So we cannot but agree with Robert Grenier saying: A new day is dawning in the Arab world. The revolutions underway have only just begun, and there is much to be sorted out in the countries where the democratic wave has taken hold. The response of other regional regimes, under less acute and immediate pressure, but still grappling with the challenge of socio-political changes now set perhaps inexorably in motion, remains very much to be seen. For all that its common outlook is rapidly evolving, the Arab world has a long way to go in coming to a firm consensus about what forms of rule will meet its minimum standards of acceptability.”

 ORIGINAL PIECE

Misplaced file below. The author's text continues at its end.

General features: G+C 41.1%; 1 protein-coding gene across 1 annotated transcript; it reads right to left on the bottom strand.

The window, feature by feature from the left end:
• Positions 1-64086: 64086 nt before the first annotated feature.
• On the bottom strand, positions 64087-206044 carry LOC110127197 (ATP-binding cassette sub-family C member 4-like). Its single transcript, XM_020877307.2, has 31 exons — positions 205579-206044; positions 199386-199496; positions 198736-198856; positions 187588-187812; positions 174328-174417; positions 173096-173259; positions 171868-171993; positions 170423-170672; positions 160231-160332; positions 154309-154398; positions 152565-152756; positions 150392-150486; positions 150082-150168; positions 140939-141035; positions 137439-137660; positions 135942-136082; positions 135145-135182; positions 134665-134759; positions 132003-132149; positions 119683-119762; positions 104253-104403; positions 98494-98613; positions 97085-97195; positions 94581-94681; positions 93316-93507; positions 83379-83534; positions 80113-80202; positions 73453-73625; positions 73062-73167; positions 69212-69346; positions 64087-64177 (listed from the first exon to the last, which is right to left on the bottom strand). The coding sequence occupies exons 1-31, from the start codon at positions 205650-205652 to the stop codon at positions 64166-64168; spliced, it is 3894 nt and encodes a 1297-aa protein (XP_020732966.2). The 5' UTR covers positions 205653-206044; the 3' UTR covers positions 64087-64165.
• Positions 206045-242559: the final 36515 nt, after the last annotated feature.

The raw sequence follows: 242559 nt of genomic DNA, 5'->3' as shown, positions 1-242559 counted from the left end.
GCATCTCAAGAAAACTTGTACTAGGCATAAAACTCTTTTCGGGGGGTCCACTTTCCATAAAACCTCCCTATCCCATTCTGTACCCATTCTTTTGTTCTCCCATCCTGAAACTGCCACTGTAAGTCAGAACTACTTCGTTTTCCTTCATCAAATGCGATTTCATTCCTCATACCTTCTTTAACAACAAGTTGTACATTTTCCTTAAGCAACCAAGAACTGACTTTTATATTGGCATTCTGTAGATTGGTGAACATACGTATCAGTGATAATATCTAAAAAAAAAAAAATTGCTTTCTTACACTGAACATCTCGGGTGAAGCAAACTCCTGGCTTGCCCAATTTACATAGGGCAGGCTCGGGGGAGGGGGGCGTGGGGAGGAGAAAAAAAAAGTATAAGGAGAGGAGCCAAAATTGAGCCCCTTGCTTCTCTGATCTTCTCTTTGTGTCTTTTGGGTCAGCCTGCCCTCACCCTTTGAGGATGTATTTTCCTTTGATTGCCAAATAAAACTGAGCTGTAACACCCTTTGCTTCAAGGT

Opinion
‘Where are the Arabs?’ By: Robert Grenier 

If Arab states are serious about ending Gaddafi’s menace to his people, they must take the lead in helping the rebels.

Robert Grenier Last Modified: 13 Mar 2011 08:35 GMT
If Arab states do not act now, when the last Libyan rebel lies bleeding in the desert, his final words
may well be: ‘Where are the Arabs?’

It was August of 1982. For seven weeks, Beirut had been sealed off, under attack by Israel from land, sea and air. Water and electricity supplies were cut. The Israelis had secured the airport and much of the southern suburbs. The Syrians had been defeated, their air force wiped from the Lebanese skies. Chairman Arafat and the PLO were seemingly at the mercy of their enemies, utterly dependent upon the international community to arrange an evacuation of their fighters which would bring an end to the carnage. Isolated and alone, all the leader of the Palestinian movement could do was look into the cameras and plead: “Where are the Arabs?”